R.I. cannabis retailers confident as recreational sales officially begin

CUSTOMERS place orders during the first day of recreational cannabis sales at the Thomas C. Slater Compassion Center in Providence. / PBN PHOTO/JACQUELYN VOGHEL

PROVIDENCE – Local dispensaries were confident Thursday that Rhode Island can now compete against neighboring states that had a head start in the industry as a steady stream of customers ushered in the start of recreational sales.

“Our potential audience has grown by three or four-fold,” said Chris Reilly, a spokesperson for the Thomas C. Slater Compassion Center in Providence. “Now it’s upon us to entice those folks in and see what we’re all about.”

On Thursday, the Slater Center became one of five businesses, all of which were preexisting medical dispensaries, to begin legal recreational cannabis sales in the Ocean State.

Aura of Rhode Island in Central Falls, Mother Earth Wellness in Pawtucket and RISE Warwick in Warwick also began recreational sales on Thursday. Other cannabis businesses that were not already licensed to sell medical marijuana, will have to wait for the state to form its Cannabis Control Commission, which has been a delayed process, before they can commence sales.

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Rhode Island became the 19th state to legalize recreational cannabis sales in May, following in the footsteps of Massachusetts, where recreational sales began in late 2018, and Connecticut, which followed suit in summer 2021.

Shortly before noon, the Slater Center was experiencing near its typical level of activity, Reilly said, with customers steadily streaming in without a wait.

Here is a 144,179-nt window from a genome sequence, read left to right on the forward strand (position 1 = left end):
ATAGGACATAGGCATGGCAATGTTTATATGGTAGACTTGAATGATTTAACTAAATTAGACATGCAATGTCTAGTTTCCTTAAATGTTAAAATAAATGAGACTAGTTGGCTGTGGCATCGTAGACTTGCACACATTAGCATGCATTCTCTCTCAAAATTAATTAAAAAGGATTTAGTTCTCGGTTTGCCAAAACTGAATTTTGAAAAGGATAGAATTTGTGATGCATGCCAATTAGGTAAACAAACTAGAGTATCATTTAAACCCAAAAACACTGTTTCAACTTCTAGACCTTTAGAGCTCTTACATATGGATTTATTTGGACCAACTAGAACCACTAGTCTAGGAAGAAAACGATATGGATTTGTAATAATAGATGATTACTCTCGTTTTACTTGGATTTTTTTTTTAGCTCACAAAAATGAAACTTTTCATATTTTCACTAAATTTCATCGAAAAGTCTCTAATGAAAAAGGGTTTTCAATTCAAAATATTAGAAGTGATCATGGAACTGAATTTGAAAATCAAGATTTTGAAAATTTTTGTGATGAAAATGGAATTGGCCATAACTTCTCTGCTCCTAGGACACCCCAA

Out-of-state establishments — particularly those in Massachusetts —have created “extensive competition” for Rhode Island dispensaries, Reilly said.

“If you look no further than some billboards you might see along the highway, and a number of stores that are located in bordering communities, there’s certainly been a regional competitive threat for Rhode Island stores up until this point,” he added.

While some industry observers have said this competition could mean trouble for Rhode Island cannabis businesses, Reilly wasn’t overly concerned.

“It’s just like any retail marketplace,” he said. “The things that are going to matter are the quality of the product, the convenience of the location, the helpfulness of the staff and price.”

Reilly also believes local customers will appreciate having an in-state option.

“With the advent of adult use sales, people who are seeping over the border into those Massachusetts stores can stay here,” he said. “They no longer have to travel over the border. They can keep the tax dollars here in Rhode Island.”

But going forward, there’s more that state leaders can do to help cannabis retailers, he said, noting that Rhode Island and Massachusetts currently have the same tax strucutre, with a 20% all-in sales tax.

“There’s parity there, which I think is important,” Reilly said. “It would be great if leaders in our state could get us on more competitive footing, and hopefully that will happen in the future.”

At the Greenleaf Compassionate Care Center in Portsmouth, Retail Director Jordan Boucher reported “a healthy line of Rhode Island residents who are ready to shop,” as well as some customers from Massachusetts.

A sense of local loyalty and in-state sourcing helps to attract customers, Boucher added.

“Rhode Island has the best products hands down, the best cultivators,” he said. “Massachusetts kind of exploded very quickly, and a lot of multi-state operators came in and got involved. I think Rhode Island is still very ‘mom and pop,’ if you will.”

This in-state support rang true for Matthew Doyle, one of the store’s customers on Thursday.

Rhode Island has lagged on legalizing recreational sales, Doyle said, but he’s eager to see the Ocean State catch up with others on selling recreational cannabis and making reparations for those previously charged with cannabis-related offenses.

“We’ve been spending money in Massachusetts all this time,” Doyle said. “Let’s bring it into Rhode Island.”

Jacquelyn Voghel is a PBN staff writer. You may reach her at  voghel@pbn.com.

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